What is your superpower?
“I think communication is the big one. Being able to understand ideas, being able to convey those ideas to others in a way that they understand effectively has proven over and over again to be, I guess you would call my superpower. That is what I do better than most people.”
On unfortunate scheduling:
“It’s not like a natural thing, it was developed. It was specifically developed, and I can remember when it really started. After I first moved to Los Angeles, and I was in Hollywood, I was going to a big pitch meeting at CBS. And I, you know, was in the lobby of CBS chatting, waiting for my turn to go into the pitch room, and out walks Simon Cowell. And oh, there’s Simon, so he says hi, we’re chatting. And I’m thinking to myself oh man, I don’t really like to follow Simon Cowell into a pitch meeting, this sucks. And then I see him looking over my shoulder as we’re chatting. And I turn around, and Mark Burnett [creator of Shark Tank] walks in. And I realised like, Mark’s got the 3:30 slot, it means he’s going to be pitching after me. And I’m wedged between these two superstars, and I am less than I mean, I’m nothing today to them, you could imagine how little I was years ago.”
Growing the reputation:
“So I just got almost like a wave of panic. And the idea was like, Hey, I can’t be in this room yapping and yapping and trying to impress the president of the network. They don’t really care about me, I gotta get in and out here. And we went in there and my talking was a little chit chat, and I was in and out of that room. Pitch the show, here’s what the show is, here’s why we think it’s good for CBS, here’s how we’re gonna make it, here’s the budget, and that was it. And I got out of the room, I think it was like nine and a half minutes total. And my agent was like, that was like one of the best pitches I’ve ever heard. He’s like it was so clear, it was so crisp, it was so effective. You need to do that from now on. I was like, okay, so I started doing it a little bit. And we sold the show to CBS, by the way. And so we ended up, I end up doing that a little more often, where I would just get to the point, like literally just get to the point. And I started this reputation around Hollywood as one of the best pitch producers in the business. And I remember thinking like, you know, I’m not trying very hard. I’m not really doing a lot of stuff out of the box. And so when I honed that skill to be like, okay, strip all the other crap away, what is the simplest, clearest message here? Once you just start doing that, then I could add other flair, cool elements, things that sort of like were more dynamic. And that’s sort of how the reputation grew, and so on from there.”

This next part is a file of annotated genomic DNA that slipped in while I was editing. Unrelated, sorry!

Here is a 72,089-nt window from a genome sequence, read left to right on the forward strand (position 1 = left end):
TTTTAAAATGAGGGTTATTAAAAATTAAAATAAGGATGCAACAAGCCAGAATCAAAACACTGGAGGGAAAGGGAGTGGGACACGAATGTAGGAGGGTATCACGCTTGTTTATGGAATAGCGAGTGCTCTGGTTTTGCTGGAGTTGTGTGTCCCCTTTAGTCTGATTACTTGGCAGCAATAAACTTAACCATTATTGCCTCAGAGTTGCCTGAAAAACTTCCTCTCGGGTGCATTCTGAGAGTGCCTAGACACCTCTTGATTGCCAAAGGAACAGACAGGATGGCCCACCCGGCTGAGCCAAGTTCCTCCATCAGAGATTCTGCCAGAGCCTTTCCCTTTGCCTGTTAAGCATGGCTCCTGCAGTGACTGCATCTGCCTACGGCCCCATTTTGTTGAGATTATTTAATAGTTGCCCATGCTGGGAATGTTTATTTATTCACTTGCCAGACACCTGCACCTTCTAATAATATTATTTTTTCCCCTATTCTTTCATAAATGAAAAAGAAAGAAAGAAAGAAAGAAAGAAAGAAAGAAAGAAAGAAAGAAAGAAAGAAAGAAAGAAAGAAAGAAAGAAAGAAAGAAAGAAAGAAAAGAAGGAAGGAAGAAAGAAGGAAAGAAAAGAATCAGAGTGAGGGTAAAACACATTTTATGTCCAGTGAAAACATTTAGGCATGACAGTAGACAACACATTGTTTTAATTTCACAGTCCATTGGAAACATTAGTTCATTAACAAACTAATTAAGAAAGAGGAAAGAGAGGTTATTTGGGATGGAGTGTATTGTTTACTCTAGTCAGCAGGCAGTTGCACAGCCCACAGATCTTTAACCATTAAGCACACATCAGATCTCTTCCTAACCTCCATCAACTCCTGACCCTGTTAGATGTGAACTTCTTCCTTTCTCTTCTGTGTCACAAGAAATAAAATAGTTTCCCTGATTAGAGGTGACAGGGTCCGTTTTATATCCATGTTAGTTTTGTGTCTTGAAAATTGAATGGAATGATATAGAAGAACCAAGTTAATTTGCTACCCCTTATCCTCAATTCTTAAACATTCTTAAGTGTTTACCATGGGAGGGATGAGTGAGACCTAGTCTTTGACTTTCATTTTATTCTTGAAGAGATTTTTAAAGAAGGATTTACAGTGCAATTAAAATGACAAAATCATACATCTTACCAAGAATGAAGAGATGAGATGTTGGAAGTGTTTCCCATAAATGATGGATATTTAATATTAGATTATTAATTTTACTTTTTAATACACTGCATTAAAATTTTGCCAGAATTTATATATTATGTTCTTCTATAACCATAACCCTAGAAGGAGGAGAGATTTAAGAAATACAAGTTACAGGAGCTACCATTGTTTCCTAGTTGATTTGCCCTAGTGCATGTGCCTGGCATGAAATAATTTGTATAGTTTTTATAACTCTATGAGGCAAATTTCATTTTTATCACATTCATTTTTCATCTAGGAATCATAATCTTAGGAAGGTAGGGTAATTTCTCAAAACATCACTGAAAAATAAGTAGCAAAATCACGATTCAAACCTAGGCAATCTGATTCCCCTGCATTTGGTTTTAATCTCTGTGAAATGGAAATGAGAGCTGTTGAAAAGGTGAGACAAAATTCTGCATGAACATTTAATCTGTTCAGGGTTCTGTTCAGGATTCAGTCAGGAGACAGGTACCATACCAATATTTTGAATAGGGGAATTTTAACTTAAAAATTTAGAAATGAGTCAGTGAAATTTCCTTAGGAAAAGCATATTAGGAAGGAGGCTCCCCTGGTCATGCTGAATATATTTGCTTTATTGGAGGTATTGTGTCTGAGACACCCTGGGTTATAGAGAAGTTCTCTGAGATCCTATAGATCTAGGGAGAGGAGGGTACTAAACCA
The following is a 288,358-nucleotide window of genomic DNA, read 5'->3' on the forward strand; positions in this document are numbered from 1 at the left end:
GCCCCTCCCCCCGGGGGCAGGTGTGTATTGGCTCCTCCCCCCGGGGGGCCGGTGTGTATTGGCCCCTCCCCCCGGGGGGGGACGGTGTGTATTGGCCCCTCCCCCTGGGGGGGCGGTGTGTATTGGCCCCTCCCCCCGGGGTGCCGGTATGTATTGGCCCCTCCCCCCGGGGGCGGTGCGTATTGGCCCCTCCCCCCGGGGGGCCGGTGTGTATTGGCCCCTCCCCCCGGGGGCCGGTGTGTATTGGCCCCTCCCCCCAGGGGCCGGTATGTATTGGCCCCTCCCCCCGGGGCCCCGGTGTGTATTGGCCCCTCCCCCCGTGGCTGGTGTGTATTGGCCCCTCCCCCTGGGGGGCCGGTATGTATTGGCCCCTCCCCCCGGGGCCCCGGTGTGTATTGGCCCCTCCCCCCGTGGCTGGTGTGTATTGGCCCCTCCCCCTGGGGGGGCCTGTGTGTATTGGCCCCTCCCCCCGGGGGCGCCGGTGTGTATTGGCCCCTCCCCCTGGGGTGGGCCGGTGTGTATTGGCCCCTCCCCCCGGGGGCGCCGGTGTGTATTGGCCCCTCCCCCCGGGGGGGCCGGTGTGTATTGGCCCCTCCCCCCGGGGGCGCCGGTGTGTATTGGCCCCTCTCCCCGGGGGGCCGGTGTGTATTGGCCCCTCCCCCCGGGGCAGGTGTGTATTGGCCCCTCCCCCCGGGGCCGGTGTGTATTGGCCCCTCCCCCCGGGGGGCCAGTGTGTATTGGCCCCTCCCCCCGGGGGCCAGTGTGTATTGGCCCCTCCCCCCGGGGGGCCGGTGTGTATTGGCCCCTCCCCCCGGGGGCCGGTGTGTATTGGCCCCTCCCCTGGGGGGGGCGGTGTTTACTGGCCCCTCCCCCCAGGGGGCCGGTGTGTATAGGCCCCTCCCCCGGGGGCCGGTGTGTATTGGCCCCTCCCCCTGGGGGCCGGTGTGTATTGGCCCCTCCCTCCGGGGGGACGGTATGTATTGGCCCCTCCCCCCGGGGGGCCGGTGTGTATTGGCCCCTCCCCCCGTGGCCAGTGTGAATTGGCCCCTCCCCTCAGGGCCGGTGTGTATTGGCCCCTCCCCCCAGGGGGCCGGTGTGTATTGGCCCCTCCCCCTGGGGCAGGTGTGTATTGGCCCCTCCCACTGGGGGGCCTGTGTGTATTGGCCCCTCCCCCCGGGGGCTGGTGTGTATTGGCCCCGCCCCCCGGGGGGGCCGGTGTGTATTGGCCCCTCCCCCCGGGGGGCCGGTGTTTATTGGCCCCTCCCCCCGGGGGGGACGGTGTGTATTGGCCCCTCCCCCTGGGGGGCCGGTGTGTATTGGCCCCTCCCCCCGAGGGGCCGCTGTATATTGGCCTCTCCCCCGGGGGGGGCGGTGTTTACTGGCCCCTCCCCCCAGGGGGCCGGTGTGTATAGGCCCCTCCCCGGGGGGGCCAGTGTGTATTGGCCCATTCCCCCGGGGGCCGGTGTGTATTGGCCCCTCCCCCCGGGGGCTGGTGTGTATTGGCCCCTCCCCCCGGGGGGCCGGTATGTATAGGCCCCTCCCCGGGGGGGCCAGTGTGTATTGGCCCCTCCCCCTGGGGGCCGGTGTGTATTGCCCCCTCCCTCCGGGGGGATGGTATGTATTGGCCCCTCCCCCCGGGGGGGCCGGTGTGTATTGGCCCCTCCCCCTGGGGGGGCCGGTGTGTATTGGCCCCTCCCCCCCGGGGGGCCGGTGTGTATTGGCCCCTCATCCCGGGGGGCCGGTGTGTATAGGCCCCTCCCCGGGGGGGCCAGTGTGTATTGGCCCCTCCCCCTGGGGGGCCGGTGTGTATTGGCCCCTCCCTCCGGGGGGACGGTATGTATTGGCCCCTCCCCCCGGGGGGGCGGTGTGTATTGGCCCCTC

On if it doesn’t work out:
“So many people are held back by that. And they’re waiting for the right moment. They’re waiting for the right moment to start a book, to start a podcast, they’re waiting for the right moment to get a side hustle. They’re waiting for the right moment to write a book. They’re like, they’re waiting for something to happen. And I went through that myself, right. Like, I wanted to write this book. But I was already having, like, you know, very large clients, like fortune 500 clients. And I was like, I, if I just do a little bit better than I’ll be, I’ll be good enough to write this book. Right? And what you realise in life is, it’s not who’s the most qualified, it’s not who’s ready, it’s who puts up their goddamn hand and says, that’s me. I’m doing it. There are 1000 TV producers, with better credits, better history, more success that could have written this book. And do you know how many of them did? None. So, like, I did it, and I’m the guy and now that’s, I’m the expert. And they now come to me for stuff. And it’s like, yeah, well, you could have done it too. Maybe they didn’t want to. I’m just saying like, that’s where people didn’t, and I had so many people from the television and film industry come to me after the book came out, and I left the industry and I started doing this all, you know, full time effectively. And basically asked me how they get out of the business. Because, you know, a lot of people don’t feel that they have marketable skills. Like if you’re a doctor, I get it. But like for most people, they don’t feel like their skills are transferable. And it’s because they just have a very myopic view of where their world fits.”
What is Brant Pinvidic is grateful for:
“That I started things early, the future and opportunities.”
Featured image: Wikipedia